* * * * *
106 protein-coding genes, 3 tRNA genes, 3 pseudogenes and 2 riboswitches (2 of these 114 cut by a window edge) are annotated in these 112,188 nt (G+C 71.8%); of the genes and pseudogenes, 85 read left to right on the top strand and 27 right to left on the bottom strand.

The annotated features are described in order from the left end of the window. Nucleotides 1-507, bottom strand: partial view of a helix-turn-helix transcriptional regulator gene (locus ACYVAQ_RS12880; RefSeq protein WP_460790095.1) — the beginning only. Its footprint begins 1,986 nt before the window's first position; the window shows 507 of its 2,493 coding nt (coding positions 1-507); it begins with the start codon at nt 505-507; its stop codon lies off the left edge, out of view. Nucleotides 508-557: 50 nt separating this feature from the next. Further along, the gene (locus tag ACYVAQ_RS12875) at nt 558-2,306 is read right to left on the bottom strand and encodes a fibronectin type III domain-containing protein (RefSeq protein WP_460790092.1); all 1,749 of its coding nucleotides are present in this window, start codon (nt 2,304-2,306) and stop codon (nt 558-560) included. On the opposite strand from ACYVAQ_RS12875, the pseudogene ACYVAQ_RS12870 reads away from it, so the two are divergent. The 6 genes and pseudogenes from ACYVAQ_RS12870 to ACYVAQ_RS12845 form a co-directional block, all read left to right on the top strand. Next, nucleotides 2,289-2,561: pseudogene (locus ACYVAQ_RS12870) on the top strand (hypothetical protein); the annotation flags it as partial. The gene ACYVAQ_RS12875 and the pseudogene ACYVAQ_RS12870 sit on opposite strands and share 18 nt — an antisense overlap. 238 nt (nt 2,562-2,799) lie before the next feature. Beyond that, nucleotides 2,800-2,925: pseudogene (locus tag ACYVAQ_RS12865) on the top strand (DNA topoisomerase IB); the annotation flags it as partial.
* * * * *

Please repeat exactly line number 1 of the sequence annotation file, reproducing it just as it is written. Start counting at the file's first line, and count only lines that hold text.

106 protein-coding genes, 3 tRNA genes, 3 pseudogenes and 2 riboswitches (2 of these 114 cut by a window edge) are annotated in these 112,188 nt (G+C 71.8%); of the genes and pseudogenes, 85 read left to right on the top strand and 27 right to left on the bottom strand.